Mr. Wilder, however, is quite right in stating that if the government party is not allowed to carry on the campaign as a personal fight that there is no other way in which they can keep up a brave front! This statement is unfortunately too true. But we fear that Mr. Wilder has made a political mistake in confounding the term political personalities with that more common political weapon called ‚Äúpolitical mudthrowing.‚Äù We believe that the people who vote are pretty well determined that principles and men shall go together in this campaign. If political mudthrowing was to be made the political weapon of the national reform party to the exclusion of the principles underlying chosen and pledged candidates, more political mud could be thrown in a day against the government candidates than Mr. W.C. Wilder could buy with his brother‚Äôs money and haul in his brother‚Äôs lumber wagons in a week. Besides, Mr. Wilder‚Äôs personal reputation would be the first to suffer. Proof would forthcoming.
It is a noticeable fact that Mr. Wilder‚Äôs ‚Äúmudthrowing,‚Äù is as nearly as impossible confined to the foreign candidates on the national reform ticket. Perhaps the reason for this will not be hard to find. Mr. Wilder ran for noble in 1888 against Mr. Kaulukou. Native Hawaiians were opposed to Mr. Kaulukou as were some of their newspapers. On the other hand Mr. Wilder‚Äôs party friends mostly voted in favor of Mr. Kaulukou for good reasons. But as the natives outvoted the foreigners Mr. Wilder was elected over Mr. Kaulukou. Therefore Mr. Mudthrower Wilder ‚Äú lets down easy‚Äù on the native Hawaiian candidates in hopes of getting some more votes. The native Hawaiians however are at present united and the mudthrowing campaign opened by the brother of Sam Wilder will more than likely result in adding new foreign votes to the solid native vote on the fifth of next February!
As election day draws nearer the government party grows still more fearful lest some of the national reform newspapers stir up race prejudices, to the detriment of the compromise ticket, which is virtually pledged to whisky, sugar and prayers. The party of promises has already forgotten that about two months ago the government newspaper was engaged in publishing articles which were purposely intended to stir up Hawaiian prejudice against the foreigners. But as the government party finds its strength weaker than it was expected it would be at this time, it is now violently in favor of not stirring up race prejudices! Quite lately this far of stirring up race prejudice has taken a prominent place in the minds of the leaders of the government party.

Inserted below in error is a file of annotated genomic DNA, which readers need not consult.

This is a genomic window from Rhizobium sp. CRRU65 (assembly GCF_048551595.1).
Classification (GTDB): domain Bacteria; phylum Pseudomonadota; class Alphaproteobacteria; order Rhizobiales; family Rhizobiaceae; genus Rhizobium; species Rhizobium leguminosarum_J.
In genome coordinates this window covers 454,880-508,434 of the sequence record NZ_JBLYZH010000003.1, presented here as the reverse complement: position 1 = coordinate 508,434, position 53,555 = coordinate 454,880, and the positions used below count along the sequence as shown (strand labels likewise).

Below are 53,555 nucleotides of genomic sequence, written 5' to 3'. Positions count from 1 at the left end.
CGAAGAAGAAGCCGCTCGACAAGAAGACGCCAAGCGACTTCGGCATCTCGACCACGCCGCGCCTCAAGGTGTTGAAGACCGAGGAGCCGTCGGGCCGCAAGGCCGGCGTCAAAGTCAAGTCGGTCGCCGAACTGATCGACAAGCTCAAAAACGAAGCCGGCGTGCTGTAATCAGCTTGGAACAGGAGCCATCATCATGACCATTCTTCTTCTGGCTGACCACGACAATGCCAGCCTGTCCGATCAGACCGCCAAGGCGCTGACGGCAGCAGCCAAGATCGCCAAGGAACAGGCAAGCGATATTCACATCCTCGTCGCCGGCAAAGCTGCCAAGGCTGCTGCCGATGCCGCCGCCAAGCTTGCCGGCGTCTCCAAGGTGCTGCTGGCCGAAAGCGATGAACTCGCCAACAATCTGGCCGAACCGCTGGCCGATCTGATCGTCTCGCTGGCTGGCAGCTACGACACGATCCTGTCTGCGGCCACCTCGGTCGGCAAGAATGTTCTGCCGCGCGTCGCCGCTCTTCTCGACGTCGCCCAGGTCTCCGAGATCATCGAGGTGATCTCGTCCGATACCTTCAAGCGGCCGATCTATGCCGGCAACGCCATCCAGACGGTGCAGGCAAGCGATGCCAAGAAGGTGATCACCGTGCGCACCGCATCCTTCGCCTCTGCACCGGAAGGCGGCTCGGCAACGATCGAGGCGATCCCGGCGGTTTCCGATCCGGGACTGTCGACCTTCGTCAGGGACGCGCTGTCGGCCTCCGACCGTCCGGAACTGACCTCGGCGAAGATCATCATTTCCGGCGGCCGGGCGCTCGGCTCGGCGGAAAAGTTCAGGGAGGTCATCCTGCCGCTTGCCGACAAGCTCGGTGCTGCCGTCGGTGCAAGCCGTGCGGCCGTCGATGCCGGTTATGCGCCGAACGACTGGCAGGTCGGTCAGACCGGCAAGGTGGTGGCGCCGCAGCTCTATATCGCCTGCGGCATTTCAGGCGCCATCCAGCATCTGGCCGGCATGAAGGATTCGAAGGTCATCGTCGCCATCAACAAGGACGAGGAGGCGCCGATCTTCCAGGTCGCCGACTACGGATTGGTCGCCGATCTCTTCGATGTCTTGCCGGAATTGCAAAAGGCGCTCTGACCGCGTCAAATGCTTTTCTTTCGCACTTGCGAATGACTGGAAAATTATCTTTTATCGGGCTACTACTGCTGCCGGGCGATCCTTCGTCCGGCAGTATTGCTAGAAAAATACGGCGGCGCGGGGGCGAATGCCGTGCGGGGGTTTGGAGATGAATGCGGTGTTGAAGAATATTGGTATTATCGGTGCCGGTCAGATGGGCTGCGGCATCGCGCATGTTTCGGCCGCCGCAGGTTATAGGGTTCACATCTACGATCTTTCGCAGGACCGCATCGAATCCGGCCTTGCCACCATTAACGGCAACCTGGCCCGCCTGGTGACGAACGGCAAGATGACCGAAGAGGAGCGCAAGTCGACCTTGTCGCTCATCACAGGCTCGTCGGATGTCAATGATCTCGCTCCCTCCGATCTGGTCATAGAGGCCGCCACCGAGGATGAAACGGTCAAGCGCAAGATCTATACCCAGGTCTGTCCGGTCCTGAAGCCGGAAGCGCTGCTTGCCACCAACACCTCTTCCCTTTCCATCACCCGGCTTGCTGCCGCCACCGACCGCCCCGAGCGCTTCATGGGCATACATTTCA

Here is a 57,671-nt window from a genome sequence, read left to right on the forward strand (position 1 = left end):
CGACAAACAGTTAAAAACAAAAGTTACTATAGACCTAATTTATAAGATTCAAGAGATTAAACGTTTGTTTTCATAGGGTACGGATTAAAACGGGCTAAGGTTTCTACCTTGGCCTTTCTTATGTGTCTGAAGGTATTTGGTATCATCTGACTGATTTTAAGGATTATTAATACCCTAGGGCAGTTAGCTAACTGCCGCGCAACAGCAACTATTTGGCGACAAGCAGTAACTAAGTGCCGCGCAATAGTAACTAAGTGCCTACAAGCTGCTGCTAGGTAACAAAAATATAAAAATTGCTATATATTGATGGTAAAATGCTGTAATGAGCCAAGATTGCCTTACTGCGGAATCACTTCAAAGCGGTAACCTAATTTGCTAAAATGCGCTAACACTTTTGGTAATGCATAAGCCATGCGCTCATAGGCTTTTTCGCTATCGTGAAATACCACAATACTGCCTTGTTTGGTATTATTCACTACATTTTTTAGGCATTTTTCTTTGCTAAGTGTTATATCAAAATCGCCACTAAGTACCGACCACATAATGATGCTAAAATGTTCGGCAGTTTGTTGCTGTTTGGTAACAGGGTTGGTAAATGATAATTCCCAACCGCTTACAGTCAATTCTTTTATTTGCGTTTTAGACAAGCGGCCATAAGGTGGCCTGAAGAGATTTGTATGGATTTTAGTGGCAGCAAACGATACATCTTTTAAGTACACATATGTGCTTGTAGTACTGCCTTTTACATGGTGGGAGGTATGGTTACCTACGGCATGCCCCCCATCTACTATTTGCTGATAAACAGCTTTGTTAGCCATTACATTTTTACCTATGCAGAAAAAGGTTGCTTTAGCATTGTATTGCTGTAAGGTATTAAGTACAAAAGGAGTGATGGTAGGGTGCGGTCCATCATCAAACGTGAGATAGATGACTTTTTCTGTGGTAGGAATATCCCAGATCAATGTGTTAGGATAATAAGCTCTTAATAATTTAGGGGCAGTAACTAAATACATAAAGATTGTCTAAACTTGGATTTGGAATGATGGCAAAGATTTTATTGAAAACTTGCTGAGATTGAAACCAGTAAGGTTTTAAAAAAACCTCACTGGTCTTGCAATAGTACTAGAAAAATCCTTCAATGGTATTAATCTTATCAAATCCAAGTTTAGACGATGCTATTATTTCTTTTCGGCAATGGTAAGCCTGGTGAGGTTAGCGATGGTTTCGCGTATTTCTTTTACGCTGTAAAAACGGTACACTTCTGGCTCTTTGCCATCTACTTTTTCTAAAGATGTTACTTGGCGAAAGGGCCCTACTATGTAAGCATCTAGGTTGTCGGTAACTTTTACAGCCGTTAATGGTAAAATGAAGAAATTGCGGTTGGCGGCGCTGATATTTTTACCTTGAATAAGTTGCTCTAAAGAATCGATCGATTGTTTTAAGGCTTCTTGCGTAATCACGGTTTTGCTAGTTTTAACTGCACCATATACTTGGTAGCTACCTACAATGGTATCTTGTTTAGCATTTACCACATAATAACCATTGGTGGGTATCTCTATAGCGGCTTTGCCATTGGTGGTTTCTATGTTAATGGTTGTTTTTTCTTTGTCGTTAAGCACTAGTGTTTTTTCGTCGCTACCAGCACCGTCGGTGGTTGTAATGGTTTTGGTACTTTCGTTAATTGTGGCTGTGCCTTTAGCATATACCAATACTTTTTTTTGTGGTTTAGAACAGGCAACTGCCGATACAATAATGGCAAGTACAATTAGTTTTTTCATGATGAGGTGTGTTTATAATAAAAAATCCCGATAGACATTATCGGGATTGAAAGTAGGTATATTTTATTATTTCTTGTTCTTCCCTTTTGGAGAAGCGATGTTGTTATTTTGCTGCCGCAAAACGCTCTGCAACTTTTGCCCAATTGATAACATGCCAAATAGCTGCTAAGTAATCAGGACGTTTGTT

It is perhaps needless to remind people that if there was no foundation for the existence of race prejudice among native Hawaiians against foreigners, there probably would be little or none of it showing on the surface of our politics. The past history and nature of the Hawaiian people precludes even the possibility of race prejudices springing up without cause. We believe, moreover, that fear causes the leaders of the government party to exaggerate the meaning of the term ‚Äúrace prejudice.‚Äù That which the party of promises is pleased to call ‚Äúrace prejudice,‚Äù should be more properly called class prejudice. But here, as before, the past history and nature of the native Hawaiians precludes the possibility of class prejudices, without good and sufficient cause.
As to there being a strong class prejudice against a minority of foreigners resident here there can be no doubt; there is also no doubt that this same class of foreigners is to blame solely for the prejudice existing against it But this prejudice is not confined to native Hawaiians; the independent and more liberal-minded foreign elements, which make up a majority of our cosmopolitan community, have also arrayed themselves against this same class on the same general grounds causing the native Hawaiians to oppose it. The class against which the public prejudice has been justly raised by the financial record and political policies of its members and leaders is too well known to the electors of Hawaii to call forth definition or identification now. Suffice it to say that it is the class which includes the family compact, the financial ring and the ambitious political faction. The main object of these elements has been at all times to control the government without the interference or even the consent of the people, who represent the wealth-producing and industrial classes of the kingdom.